I’ll treat your point as being honest rather than dimly reactionary. The admission that the treatment of homosexuality has been wrong in the recent past reflects the fact that it remains a relevant issue today. Nobody is seriously arguing that Cathar Gnostics should be posthumously re-admitted into the Church of Rome because most of us are grown ups.

I choose that example because it was the most obscure I could think of. Perhaps witches are more applicable? They aren’t being persecuted today, have not been for a very long time and have not contributed quite as much to the freedoms and culture we enjoy today as gay men and women have.

9. Richard Carey

Has Sir Walter Ralegh been pardoned? If not, he bloody well should be – an outrageous travesty of justice, that was.

10. the a&e charge nurse

David E’s tweet is genius but I would still pick him up on one point.

Legislation back then reflected generalised antipathy toward gay men, an antipathy driven in no small measure by the main religious doctrines – the weaker the religious influence the greater the potential for a more open, and rational society.

We all know god has a big problem with sex – if only he’d come from a more open sort of family.

How far back should we go? Well first consult the records to find out who is the currently oldest person alive, and use their birth date as the floor.
Any objections?

If Keynes being gay is a powerful reason for rejecting mainstream keynesian economics with its policy option of fiscal demand management, we need to be rather cautious about Alan Turing, what with him being one of the founding fathers of electronic computers.

Just consider the consequences. PC sales have already been hit. And with Turing’s fundamental contribution to breaking Germany’s Enigma code, we might have to re-run WW2 without his contribution.

13. Derek Hattons Tailor

I think anyone can have a conviction scrubbed if the law under which you were convicted has been repealed, or the offence has been “decriminalised”. It’s not an automatic process though, you have to write to the Chief Constable of the force that convicted you and ask, and they are not necessarily obliged to do it. Obviously if you are Jo Bloggs you won’t get a public pardon from the govt. Anyone who’s ever been done for questioning the sexuality of a Police horse can probably give you more detail……..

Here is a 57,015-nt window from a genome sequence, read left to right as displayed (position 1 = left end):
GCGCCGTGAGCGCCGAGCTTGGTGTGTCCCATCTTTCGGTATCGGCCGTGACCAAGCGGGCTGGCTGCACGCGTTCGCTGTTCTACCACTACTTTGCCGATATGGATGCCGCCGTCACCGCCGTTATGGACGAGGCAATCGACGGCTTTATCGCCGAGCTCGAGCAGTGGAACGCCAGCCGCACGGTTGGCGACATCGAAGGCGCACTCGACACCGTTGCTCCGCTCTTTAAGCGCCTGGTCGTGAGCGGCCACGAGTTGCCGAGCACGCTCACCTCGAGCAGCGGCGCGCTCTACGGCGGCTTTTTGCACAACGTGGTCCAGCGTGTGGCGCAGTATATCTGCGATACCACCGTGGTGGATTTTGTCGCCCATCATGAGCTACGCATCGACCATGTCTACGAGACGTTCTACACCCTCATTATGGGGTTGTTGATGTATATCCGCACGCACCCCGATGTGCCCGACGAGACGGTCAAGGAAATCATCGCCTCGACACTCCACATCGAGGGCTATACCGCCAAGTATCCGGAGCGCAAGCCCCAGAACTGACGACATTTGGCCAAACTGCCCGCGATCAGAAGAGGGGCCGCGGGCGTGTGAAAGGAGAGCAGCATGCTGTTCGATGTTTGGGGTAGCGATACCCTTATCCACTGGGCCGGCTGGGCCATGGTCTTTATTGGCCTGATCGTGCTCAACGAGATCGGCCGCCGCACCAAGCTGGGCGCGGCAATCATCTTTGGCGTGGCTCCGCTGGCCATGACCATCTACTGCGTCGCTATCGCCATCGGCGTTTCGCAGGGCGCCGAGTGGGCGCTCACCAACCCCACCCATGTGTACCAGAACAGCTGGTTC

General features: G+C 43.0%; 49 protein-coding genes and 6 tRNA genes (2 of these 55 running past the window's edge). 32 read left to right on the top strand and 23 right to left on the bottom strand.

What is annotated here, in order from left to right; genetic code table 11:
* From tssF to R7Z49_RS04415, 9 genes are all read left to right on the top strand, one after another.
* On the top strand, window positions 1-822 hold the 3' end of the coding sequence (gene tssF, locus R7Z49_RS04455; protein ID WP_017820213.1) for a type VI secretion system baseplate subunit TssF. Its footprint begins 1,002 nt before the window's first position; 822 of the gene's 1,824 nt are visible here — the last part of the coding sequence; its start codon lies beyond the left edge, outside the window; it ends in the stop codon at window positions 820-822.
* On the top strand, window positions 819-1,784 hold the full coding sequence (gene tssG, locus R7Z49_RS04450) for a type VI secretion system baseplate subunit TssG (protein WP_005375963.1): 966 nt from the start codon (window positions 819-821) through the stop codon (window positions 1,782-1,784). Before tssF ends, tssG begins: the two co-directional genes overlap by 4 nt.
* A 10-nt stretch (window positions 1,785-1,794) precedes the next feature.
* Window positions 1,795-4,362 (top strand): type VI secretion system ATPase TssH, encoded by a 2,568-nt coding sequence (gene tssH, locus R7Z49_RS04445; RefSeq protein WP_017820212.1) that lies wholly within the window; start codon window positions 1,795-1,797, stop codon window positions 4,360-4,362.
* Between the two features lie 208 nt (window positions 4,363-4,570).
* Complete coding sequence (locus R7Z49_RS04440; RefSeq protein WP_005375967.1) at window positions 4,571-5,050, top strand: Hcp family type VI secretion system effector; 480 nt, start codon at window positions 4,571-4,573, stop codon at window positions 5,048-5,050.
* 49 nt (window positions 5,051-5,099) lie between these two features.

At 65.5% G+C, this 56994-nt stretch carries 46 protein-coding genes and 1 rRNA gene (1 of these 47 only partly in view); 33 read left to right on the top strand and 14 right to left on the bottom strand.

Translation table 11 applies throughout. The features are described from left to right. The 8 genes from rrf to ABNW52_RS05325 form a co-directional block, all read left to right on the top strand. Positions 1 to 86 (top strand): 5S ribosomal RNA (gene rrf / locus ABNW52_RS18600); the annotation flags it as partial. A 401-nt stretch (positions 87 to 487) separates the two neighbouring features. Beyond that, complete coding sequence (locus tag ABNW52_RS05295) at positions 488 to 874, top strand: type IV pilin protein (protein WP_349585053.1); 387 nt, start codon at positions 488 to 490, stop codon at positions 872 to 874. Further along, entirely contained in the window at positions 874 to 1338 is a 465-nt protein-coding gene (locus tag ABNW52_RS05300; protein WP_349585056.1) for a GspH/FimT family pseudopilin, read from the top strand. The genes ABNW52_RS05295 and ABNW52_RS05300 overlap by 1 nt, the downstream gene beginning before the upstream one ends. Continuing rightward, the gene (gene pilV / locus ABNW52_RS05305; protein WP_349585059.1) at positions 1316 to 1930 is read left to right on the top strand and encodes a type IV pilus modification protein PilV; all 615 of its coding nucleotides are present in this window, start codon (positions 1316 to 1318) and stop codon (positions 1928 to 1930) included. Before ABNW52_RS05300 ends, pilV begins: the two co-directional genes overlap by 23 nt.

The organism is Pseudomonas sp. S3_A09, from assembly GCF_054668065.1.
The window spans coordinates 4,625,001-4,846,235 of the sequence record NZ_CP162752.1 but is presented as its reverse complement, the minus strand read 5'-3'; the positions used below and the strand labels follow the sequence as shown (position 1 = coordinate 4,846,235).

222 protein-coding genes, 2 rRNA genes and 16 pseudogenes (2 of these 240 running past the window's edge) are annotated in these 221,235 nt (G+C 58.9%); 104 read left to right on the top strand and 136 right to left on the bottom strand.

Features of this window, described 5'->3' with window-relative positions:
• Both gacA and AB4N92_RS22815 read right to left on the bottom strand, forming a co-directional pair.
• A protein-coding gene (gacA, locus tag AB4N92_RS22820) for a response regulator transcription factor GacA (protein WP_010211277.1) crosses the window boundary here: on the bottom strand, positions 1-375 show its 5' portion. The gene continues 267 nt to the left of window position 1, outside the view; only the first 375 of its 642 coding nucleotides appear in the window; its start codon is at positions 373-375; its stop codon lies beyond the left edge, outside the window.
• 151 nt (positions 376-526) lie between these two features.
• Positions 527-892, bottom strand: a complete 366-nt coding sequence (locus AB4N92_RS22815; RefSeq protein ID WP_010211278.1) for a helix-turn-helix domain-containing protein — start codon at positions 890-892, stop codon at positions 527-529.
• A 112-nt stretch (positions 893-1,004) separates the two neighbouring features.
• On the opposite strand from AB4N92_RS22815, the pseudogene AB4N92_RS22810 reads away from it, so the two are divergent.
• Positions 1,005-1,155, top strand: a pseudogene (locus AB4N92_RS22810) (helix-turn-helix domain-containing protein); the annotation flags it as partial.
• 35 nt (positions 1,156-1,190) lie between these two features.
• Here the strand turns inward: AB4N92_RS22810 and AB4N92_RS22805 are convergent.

Ferguson might go some way towards restoring his tattered academic reputation by reworking the histories of WW2 showing how the breaking of the Enigma code, as the result of gay Alan Turing’s contributions to decryption and the theory of computing, made a difference.

Isn’t this just a pointless exercise? I mean, it’s not like Alan Turing can benefit from it.

Chris @ 14 – Its the symbolism of the thing, which is a valid reason to act when, as other commenters have said, gay people are still vilified in the UK and actively persecuted and prosecuted in other parts of the world.

On the Niall Ferguson issue, he has since retracted and apologised for his stupid comments about Keynes.

15

“On the Niall Ferguson issue, he has since retracted and apologised for his stupid comments about Keynes.”

Of course, he has. The damage to Ferguson’s academic reputation would have been too great if he hadn’t apologised. But enough was said to rally homophobes who know precious little about economics to the government’s cause.

That is how these dog whistles work. That Keynes was gay was well documented in the biography by DE Moggridge: Maynard Keynes (1995). Anyone familiar with the history of the keynesian revolution knew that Keynes had gay relationships before he married Lydia Lopokova. What matters is the economics, not whether Keynes was gay or not. As best as I can tell, the government and law enforcement agencies were more tolerant in the 1920s and 1930s than in the 1950s. The reverberations from prosecutions of the Bloomsbury group would have been too much. I suspect the defection of Guy Burgess tipped the see-saw.

@ 6: We should go back at least as far as victims of past injustice are still alive.

17

The list will include some public figures who might prefer that the past is not raked over half a century after the events which led to their convictions.